Presentation on theme: " Chapter 17 Mechanical Waves & Sound. How does a disturbance produce waves? Procedure Fill a clear plastic container with water. Observe the surface."— Presentation transcript:
How does a disturbance produce waves? Procedure Fill a clear plastic container with water. Observe the surface of the water by looking down at an angle to the container. Use the pipet to release a drop of water from a height of 3 cm above the surface of the water. Repeat Step 2 with a drop released from each of these heights: 10, 20, 50, 60, 70, 90 cm. Create a table to record your observations after each drop. These observations will be QUALITATIVE (or descriptive, and not mumeric)
Analysis Questions Which drop produced the highest wave? Write a general statement (or conclusion) about how the distance a drop falls affects the wave produced in the container. Using your knowledge of energy, conservation of energy, and energy transfer, explain why the distance a drop falls affects the height of the wave produced. Thoroughly explain your answer.
Inquiry Activity How does a disturbance produce waves? P 499 Complete activity, answer questions as a group Submit one paper per group with all observations recorded and questions answered!
What are mechanical waves? Mechanical Wave A disturbance in matter that carries energy from one place to another Require a medium (or matter) in order to carry energy All waves carry energy!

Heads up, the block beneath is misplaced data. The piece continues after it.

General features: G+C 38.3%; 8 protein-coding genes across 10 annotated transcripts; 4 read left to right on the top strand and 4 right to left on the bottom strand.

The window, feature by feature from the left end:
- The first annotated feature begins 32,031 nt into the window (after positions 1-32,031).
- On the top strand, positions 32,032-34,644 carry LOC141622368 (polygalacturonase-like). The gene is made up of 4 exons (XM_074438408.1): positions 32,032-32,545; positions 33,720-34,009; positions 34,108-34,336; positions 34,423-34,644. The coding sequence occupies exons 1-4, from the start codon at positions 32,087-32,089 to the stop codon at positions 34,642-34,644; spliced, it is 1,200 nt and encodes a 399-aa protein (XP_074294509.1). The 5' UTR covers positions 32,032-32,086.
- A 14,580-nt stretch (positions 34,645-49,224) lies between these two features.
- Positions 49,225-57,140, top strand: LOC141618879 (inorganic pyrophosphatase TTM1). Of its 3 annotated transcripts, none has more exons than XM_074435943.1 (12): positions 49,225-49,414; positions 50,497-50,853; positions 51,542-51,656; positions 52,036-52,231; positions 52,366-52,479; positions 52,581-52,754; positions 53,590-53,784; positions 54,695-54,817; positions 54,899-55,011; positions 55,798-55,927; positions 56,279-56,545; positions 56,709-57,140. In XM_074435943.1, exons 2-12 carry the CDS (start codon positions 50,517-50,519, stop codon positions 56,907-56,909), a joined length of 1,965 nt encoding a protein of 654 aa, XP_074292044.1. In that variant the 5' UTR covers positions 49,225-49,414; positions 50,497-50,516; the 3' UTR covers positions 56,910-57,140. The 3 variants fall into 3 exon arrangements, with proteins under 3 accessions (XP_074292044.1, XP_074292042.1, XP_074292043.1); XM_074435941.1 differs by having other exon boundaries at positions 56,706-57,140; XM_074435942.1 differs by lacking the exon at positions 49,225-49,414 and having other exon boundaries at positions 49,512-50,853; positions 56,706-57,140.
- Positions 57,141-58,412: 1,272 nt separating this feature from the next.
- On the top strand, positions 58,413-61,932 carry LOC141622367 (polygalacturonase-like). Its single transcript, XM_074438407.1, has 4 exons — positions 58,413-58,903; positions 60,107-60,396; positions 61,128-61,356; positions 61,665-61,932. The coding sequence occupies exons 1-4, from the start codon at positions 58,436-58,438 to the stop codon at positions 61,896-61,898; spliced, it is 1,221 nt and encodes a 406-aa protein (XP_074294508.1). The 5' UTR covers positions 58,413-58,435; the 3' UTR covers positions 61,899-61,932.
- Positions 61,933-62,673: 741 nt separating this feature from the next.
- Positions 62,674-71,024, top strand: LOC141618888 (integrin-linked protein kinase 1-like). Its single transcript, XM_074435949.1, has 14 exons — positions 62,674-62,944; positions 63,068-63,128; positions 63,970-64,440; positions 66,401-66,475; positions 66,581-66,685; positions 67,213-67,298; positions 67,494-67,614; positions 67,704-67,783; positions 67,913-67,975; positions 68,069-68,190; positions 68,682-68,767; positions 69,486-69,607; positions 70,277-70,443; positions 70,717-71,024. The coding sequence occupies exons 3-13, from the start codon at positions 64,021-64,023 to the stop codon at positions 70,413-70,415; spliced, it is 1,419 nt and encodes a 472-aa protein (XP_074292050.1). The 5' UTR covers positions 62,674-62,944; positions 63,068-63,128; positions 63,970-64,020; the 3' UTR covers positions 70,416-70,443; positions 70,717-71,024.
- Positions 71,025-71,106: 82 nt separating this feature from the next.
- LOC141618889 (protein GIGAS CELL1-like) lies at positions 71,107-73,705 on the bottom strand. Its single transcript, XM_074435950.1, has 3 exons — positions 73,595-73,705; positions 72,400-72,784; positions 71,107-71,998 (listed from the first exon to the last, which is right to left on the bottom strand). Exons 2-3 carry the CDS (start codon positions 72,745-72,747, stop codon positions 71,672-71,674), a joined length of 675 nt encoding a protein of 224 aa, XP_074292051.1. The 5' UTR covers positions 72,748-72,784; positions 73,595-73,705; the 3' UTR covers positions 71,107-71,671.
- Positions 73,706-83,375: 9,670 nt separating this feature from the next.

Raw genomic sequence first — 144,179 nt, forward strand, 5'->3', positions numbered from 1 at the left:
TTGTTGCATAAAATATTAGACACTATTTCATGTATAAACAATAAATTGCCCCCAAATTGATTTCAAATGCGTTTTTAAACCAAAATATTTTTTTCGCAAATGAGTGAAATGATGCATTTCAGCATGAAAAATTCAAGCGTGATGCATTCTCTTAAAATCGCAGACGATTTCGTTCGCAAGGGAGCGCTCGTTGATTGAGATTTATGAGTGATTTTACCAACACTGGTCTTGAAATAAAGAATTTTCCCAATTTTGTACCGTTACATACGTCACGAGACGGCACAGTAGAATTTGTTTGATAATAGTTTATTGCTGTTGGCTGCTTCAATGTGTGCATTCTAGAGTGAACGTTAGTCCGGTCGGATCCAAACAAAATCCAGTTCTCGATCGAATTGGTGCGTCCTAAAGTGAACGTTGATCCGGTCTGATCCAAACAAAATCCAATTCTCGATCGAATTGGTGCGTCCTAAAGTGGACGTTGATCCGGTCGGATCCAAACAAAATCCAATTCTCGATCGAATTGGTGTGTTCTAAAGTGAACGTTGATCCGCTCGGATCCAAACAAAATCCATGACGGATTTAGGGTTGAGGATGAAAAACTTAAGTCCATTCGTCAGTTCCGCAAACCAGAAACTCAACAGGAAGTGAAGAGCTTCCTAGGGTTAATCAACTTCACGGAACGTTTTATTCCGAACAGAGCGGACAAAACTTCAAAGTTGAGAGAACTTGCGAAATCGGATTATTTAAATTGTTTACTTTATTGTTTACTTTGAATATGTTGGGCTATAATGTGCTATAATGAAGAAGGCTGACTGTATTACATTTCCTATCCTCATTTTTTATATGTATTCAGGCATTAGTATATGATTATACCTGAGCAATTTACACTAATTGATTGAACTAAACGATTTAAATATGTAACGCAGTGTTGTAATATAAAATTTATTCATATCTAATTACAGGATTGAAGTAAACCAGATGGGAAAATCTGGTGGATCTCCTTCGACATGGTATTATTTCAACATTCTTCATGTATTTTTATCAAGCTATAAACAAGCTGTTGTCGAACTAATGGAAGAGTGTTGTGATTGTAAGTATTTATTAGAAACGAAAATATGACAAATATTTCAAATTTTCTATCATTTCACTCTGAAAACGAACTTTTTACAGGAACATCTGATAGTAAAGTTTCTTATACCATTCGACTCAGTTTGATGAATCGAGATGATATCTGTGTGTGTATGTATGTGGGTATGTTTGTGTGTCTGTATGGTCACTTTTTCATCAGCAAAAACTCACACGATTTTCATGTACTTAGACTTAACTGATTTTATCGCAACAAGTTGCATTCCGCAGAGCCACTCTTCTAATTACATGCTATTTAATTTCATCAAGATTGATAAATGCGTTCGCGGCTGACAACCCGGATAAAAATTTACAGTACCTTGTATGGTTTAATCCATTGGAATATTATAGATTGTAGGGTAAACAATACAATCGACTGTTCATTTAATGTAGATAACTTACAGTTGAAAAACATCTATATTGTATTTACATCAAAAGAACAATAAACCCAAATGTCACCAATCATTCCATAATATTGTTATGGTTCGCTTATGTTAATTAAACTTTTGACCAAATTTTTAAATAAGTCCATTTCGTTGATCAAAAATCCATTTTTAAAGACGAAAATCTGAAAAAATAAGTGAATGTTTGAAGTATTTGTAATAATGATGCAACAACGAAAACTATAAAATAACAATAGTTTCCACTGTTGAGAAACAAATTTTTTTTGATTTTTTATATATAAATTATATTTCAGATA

What is a Medium? The material through which a wave travels Can be a solid, a liquid or a gas Space is NOT a medium Why?
How are mechanical waves created? A source of energy causes a vibration to travel through a medium
Types of Mechanical Waves Transverse Medium moves perpendicularly (or at right angles to the direction the wave travels) Longitudinal (Compressional) Medium moves parallel to the direction the wave travels
Transverse Waves Demos Rope (with ribbon attached) Student line (arms over shoulders)
Parts of a Transverse Wave Crest Highest point of the wave Trough Lowest point of the wave
Surface Waves A wave that travels along a surface that separates two media (or two types of matter) An object resting on a surface wave will move up and down, and back and forth These two motions result in a circular motion for the object
Frequency A periodic motion has a frequency Frequency The number of complete cycles in a given time For waves, this is the number of wave cycles that pass a point in a given time Measured in cycles per second, or Hertz (Hz)
Frequency & Wavelength As frequency increases, what happens to wavelength? Use the slinky at your table to determine the answer to this question, then respond using Socrative HINT: You can make either TRANSVERSE, or COMPRESSIONAL waves with your slinky
Socrative Questions… Two calculating frequency/ period questions
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Wave Speed REMEMBER v = d/t Think of one wavelength as DISTANCE Thin of period and TIME Wave Speed = wavelength / period OR Wave Speed = wavelength x frequency
Wave Speed Example One end of a rope is vibrated to produce a wave with a wavelength of 0.25 meters. The frequency of the wave is 3.0 Hertz. What is the speed of the wave? FORMULA Speed = Wavelength x Frequency